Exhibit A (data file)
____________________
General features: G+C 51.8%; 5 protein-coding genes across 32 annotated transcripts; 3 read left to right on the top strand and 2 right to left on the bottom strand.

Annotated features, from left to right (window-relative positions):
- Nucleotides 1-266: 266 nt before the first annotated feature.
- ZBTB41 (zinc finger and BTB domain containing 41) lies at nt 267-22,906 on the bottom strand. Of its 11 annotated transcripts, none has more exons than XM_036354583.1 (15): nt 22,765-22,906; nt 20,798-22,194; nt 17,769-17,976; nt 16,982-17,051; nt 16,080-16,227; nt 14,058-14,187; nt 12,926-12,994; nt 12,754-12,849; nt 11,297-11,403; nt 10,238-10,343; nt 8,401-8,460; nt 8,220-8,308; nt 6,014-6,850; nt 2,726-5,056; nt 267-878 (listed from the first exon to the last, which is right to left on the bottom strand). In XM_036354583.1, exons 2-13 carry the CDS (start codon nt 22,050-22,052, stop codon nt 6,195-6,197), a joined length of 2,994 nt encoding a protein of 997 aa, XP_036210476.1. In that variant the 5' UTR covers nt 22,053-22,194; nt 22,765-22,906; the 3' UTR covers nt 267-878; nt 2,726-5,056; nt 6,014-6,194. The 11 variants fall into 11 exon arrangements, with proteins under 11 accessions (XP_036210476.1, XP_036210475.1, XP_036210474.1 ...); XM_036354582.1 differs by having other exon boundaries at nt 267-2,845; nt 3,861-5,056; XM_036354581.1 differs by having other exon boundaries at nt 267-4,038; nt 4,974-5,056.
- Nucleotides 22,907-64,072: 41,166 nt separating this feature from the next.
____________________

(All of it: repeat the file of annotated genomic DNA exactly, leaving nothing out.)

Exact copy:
General features: G+C 51.8%; 5 protein-coding genes across 32 annotated transcripts; 3 read left to right on the top strand and 2 right to left on the bottom strand.

Annotated features, from left to right (window-relative positions):
- Nucleotides 1-266: 266 nt before the first annotated feature.
- ZBTB41 (zinc finger and BTB domain containing 41) lies at nt 267-22,906 on the bottom strand. Of its 11 annotated transcripts, none has more exons than XM_036354583.1 (15): nt 22,765-22,906; nt 20,798-22,194; nt 17,769-17,976; nt 16,982-17,051; nt 16,080-16,227; nt 14,058-14,187; nt 12,926-12,994; nt 12,754-12,849; nt 11,297-11,403; nt 10,238-10,343; nt 8,401-8,460; nt 8,220-8,308; nt 6,014-6,850; nt 2,726-5,056; nt 267-878 (listed from the first exon to the last, which is right to left on the bottom strand). In XM_036354583.1, exons 2-13 carry the CDS (start codon nt 22,050-22,052, stop codon nt 6,195-6,197), a joined length of 2,994 nt encoding a protein of 997 aa, XP_036210476.1. In that variant the 5' UTR covers nt 22,053-22,194; nt 22,765-22,906; the 3' UTR covers nt 267-878; nt 2,726-5,056; nt 6,014-6,194. The 11 variants fall into 11 exon arrangements, with proteins under 11 accessions (XP_036210476.1, XP_036210475.1, XP_036210474.1 ...); XM_036354582.1 differs by having other exon boundaries at nt 267-2,845; nt 3,861-5,056; XM_036354581.1 differs by having other exon boundaries at nt 267-4,038; nt 4,974-5,056.
- Nucleotides 22,907-64,072: 41,166 nt separating this feature from the next.